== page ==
Of course, the artist has the option to preclude any variation from the original form of their work. This is fine, but for ephemeral media gives the work an inherent expiration date. However, those artists, and those institutions, who accept the concept of an artwork that can change may find a number of their time-honored assumptions changing along with it. They may cease to view preservation-the conservator's job, as independent from presentation-the curator's job. They may begin to view an artwork not as a singular object but as a series of events. Not as a stony artifact-for stone is brittle-but as a stream of water, which endures by variability.


Water is also the subject of our final presentation tonight: a live film excerpt of Bitemporal Vision: The Sea by Ken Jacobs. A central figure in American avant-garde film, Ken has been tremendously influential both as an artist and as a teacher (most recently as Distinguished Professor of Cinema at SUNY-Binghamton). I like to think of him as the Cezanne of cinema: with the help of an apparatus he'll describe for you, Ken manages to push and pull the picture plane of the silver screen into an extraordinary visual experience for which I know no precedent. Yet, as we'll see in our workshops tomorrow, the world of film preservation has yet to come up with a method for preserving this remarkable hybrid of film and performance.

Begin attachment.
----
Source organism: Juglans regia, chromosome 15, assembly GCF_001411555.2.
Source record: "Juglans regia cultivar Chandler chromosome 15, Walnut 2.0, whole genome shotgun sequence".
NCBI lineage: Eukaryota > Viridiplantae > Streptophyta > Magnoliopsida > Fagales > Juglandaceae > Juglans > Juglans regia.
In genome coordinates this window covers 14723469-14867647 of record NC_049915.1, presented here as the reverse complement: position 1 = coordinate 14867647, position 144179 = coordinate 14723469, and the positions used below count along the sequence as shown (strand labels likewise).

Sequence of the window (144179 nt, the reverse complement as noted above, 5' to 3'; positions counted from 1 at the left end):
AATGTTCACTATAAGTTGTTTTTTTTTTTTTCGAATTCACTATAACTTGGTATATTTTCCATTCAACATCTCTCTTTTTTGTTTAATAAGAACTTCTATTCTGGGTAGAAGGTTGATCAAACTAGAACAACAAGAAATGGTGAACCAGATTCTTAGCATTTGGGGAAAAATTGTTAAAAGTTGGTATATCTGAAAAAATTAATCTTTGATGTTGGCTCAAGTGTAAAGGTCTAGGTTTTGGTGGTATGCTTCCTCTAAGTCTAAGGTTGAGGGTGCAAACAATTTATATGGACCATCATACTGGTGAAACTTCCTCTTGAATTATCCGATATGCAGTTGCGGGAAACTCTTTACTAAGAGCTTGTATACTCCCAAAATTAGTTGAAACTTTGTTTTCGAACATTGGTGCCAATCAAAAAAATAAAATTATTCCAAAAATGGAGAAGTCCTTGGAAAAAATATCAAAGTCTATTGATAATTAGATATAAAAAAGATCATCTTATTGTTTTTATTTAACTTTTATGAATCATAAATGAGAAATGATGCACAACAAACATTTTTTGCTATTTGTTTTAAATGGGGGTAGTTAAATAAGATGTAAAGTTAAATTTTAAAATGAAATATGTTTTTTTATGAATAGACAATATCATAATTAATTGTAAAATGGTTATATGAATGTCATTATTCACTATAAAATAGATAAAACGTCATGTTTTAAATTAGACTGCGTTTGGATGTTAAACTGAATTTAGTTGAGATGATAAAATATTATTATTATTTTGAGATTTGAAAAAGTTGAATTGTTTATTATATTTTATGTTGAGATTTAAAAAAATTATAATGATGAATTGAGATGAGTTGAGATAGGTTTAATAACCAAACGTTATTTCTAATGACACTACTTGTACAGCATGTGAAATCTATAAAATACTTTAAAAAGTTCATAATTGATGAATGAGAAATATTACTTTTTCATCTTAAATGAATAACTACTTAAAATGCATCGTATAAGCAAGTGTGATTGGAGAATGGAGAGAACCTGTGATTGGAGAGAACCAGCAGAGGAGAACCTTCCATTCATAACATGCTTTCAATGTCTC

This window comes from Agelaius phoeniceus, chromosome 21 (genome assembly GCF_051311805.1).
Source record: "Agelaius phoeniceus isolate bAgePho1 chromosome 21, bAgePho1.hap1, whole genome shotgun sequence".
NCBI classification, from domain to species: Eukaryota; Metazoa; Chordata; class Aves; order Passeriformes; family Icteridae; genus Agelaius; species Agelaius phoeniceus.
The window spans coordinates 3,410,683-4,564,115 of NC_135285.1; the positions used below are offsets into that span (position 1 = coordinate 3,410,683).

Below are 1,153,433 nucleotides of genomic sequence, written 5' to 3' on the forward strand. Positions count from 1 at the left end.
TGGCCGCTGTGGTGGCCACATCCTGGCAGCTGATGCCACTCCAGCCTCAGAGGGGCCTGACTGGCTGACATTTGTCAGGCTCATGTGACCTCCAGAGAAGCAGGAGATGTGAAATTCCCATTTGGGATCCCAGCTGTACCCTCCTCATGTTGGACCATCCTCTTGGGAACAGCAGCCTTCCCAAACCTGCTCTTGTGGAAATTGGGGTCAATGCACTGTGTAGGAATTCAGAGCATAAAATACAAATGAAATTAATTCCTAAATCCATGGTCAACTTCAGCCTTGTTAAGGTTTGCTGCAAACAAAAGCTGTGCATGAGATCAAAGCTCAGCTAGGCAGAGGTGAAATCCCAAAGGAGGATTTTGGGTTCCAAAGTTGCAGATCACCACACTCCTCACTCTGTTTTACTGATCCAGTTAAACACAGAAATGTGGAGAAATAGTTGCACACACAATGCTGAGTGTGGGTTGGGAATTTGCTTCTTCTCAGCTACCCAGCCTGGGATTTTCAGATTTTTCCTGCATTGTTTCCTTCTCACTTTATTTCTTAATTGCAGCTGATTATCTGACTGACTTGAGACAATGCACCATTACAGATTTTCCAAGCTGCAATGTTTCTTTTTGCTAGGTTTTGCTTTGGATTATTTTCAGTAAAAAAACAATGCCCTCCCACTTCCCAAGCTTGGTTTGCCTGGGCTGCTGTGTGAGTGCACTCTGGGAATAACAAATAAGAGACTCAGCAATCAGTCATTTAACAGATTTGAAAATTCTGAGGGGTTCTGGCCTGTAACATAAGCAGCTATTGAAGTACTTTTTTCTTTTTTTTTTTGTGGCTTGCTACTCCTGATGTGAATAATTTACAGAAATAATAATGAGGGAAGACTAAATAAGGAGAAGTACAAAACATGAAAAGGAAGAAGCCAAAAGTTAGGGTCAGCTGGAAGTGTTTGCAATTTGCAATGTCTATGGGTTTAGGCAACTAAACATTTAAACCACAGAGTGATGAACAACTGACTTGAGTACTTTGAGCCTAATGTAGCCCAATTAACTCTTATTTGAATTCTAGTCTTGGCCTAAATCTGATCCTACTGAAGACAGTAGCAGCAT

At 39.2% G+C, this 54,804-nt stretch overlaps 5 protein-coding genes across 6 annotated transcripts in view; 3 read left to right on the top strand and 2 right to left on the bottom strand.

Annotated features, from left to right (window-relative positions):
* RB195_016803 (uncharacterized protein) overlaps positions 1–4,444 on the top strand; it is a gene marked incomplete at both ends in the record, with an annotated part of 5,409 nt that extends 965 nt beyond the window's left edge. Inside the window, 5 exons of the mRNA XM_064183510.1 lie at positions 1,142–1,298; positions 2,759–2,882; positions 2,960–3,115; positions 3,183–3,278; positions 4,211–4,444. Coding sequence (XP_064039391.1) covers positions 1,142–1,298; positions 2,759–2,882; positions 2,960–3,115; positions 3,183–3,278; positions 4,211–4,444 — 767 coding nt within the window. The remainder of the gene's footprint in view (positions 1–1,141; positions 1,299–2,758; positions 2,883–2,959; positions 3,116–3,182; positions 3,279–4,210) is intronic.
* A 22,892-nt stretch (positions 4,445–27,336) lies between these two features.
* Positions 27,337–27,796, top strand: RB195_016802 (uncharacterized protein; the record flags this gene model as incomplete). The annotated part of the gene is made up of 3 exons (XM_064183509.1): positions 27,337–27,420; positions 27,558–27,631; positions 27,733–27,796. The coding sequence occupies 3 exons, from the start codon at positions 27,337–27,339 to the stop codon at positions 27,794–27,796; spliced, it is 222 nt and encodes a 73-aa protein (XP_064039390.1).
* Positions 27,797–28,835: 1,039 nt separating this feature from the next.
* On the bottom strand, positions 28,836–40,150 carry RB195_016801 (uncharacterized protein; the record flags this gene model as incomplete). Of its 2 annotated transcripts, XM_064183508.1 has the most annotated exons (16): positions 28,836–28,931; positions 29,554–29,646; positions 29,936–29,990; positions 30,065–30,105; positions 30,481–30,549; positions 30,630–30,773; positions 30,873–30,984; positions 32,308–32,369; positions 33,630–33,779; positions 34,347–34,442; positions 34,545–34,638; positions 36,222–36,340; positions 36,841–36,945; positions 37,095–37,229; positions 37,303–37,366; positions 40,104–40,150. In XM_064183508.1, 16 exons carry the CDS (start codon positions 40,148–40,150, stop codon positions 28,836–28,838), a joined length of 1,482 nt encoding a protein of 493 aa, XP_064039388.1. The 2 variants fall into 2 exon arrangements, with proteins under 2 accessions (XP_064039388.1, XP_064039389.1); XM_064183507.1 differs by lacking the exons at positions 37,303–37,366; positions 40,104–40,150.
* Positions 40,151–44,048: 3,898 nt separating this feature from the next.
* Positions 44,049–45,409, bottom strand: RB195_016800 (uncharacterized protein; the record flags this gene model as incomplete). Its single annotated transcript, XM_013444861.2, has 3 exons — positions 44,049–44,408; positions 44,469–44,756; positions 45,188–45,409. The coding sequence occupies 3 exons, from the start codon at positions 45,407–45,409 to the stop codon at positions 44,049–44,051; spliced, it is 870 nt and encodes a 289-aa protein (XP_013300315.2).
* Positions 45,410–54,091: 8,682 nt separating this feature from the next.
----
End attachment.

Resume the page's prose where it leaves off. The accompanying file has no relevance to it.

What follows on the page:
Ken is going to perform an excerpt live, then replay a video taken here tonight--both to explain how he achieves these remarkable effects, and to demonstrate the compromises inherent in translating this work onto a conventional format.